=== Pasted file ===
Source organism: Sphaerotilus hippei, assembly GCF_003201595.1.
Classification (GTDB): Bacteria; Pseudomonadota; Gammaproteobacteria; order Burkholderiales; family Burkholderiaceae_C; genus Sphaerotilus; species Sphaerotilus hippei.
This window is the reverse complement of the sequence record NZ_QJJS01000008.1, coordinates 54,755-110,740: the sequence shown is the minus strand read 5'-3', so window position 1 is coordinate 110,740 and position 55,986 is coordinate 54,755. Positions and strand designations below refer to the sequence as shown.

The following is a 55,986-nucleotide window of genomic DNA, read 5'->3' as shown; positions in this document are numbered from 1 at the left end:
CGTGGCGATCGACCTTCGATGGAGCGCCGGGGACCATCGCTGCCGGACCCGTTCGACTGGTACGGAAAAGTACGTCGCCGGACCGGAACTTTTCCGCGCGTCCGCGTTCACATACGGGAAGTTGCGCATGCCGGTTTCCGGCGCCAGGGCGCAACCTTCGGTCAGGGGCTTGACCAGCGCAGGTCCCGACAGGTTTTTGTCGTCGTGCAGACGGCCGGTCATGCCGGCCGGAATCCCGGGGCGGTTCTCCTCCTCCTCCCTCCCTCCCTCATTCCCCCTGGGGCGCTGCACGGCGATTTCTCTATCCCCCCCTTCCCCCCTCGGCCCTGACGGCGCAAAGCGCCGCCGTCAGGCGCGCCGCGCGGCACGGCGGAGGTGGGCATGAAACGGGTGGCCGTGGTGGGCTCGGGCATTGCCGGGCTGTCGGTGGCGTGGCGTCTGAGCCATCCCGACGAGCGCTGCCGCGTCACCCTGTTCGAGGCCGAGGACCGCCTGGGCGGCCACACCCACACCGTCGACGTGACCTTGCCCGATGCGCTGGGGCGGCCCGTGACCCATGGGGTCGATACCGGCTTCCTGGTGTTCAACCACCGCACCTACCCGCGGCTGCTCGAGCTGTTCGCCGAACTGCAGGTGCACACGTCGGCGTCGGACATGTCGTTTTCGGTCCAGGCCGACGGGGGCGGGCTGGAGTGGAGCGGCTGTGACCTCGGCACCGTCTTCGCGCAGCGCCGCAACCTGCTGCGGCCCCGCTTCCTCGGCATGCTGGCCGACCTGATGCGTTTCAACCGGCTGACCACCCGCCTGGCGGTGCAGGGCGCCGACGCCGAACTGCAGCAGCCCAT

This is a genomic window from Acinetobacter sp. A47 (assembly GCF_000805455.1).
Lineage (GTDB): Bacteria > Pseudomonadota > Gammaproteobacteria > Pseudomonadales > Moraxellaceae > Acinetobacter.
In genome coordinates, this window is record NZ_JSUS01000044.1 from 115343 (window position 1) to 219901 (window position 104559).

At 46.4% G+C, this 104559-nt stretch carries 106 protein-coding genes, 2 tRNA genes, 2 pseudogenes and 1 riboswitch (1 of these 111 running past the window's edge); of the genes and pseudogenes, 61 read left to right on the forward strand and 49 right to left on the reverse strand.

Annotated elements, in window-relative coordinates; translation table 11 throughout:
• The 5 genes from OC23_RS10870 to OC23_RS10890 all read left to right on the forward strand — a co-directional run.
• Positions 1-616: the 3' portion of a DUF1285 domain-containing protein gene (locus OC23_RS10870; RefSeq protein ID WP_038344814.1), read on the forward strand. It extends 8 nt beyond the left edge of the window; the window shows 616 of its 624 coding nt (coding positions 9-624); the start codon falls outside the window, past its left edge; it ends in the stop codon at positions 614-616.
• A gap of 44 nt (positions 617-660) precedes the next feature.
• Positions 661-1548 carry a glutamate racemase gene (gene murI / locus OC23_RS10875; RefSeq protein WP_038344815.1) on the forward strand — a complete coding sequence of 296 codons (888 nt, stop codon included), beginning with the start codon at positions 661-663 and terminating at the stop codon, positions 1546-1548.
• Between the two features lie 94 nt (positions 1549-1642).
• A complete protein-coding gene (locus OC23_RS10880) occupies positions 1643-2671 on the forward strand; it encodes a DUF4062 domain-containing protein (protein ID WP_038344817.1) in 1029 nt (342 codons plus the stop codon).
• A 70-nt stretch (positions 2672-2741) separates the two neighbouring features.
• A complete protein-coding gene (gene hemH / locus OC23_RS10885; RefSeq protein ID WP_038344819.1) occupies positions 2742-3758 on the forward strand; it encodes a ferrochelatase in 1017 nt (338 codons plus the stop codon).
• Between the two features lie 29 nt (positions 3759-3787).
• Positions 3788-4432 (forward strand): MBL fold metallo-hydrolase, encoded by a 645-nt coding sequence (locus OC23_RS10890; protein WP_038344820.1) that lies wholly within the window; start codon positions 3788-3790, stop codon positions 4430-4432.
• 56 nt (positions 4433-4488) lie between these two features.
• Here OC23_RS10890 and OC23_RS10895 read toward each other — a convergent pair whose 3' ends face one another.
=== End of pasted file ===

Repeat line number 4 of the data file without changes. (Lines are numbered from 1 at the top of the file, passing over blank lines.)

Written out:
The following is a 55,986-nucleotide window of genomic DNA, read 5'->3' as shown; positions in this document are numbered from 1 at the left end: